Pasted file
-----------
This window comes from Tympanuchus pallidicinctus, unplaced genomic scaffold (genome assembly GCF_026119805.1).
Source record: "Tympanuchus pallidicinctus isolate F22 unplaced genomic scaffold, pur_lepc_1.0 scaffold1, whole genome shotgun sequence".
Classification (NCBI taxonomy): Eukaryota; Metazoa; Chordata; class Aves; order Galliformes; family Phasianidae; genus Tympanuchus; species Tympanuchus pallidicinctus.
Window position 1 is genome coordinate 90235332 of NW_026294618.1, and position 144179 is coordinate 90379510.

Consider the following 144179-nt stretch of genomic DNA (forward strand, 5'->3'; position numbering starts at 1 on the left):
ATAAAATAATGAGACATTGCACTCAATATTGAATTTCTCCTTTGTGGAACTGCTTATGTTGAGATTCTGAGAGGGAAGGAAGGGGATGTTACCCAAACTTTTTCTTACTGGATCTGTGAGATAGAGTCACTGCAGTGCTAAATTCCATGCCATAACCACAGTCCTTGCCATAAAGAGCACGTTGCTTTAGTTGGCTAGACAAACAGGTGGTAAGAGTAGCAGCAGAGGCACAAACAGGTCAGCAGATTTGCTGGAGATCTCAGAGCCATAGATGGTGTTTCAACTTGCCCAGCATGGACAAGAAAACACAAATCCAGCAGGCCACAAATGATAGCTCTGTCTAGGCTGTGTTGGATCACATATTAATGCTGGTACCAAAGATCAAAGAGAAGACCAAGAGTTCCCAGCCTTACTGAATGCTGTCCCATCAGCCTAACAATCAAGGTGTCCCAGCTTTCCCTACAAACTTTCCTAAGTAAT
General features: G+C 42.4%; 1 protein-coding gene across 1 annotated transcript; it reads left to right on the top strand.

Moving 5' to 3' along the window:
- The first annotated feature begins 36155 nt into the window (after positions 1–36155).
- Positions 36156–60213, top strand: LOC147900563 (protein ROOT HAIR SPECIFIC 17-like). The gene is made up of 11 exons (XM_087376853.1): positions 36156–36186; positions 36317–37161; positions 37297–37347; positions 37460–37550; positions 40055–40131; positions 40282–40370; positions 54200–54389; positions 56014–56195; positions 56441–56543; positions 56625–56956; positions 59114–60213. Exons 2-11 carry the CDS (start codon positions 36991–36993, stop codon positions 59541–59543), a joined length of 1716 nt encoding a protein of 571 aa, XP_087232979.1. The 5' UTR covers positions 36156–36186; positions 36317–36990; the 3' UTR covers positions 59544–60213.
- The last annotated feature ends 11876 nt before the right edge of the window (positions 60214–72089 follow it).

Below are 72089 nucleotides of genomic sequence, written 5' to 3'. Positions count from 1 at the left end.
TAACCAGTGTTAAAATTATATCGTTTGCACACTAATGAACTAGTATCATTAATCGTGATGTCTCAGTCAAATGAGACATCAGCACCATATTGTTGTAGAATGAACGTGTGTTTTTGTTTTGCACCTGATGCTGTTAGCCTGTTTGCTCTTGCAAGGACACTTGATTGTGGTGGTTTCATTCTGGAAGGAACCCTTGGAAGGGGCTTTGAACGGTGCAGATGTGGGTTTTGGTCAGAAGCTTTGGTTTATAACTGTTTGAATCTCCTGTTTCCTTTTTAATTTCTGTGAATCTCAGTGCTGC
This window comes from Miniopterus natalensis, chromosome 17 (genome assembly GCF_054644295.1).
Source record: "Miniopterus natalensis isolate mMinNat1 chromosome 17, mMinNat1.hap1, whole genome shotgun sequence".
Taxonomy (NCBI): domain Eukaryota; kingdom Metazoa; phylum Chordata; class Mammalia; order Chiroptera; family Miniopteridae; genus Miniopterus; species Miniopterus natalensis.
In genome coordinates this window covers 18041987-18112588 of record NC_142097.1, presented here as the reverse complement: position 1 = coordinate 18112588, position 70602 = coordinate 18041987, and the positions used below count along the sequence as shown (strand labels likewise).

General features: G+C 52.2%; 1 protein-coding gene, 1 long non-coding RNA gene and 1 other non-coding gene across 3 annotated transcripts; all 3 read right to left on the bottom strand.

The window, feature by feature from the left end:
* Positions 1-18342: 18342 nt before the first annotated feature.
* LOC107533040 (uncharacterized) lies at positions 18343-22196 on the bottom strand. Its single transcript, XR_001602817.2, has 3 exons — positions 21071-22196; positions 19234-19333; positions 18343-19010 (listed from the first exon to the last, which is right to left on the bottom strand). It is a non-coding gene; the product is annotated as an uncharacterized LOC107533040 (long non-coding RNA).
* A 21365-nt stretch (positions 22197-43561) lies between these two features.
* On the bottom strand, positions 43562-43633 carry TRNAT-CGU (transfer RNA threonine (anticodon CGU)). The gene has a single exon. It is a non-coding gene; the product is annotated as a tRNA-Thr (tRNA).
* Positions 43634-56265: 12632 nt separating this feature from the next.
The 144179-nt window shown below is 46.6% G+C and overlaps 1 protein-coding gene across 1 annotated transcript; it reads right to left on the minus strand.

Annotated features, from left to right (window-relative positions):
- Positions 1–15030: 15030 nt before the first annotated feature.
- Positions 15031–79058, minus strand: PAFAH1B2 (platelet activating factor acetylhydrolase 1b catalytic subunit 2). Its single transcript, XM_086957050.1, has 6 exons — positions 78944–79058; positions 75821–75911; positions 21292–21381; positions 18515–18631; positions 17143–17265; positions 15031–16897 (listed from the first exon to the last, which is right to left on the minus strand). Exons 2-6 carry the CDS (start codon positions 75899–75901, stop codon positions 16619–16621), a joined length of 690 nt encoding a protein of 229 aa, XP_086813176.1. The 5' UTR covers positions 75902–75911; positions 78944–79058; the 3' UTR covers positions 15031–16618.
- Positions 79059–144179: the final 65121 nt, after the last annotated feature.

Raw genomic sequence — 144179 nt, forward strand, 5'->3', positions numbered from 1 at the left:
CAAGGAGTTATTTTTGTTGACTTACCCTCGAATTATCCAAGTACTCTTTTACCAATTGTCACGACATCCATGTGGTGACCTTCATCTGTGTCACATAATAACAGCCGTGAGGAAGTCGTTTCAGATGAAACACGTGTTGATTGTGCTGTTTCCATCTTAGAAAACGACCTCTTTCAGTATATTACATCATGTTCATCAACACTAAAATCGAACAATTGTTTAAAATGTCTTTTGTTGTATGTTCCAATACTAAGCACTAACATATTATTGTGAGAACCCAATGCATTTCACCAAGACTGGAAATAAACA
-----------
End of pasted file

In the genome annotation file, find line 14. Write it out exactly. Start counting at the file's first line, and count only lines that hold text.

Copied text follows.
This window comes from Miniopterus natalensis, chromosome 17 (genome assembly GCF_054644295.1).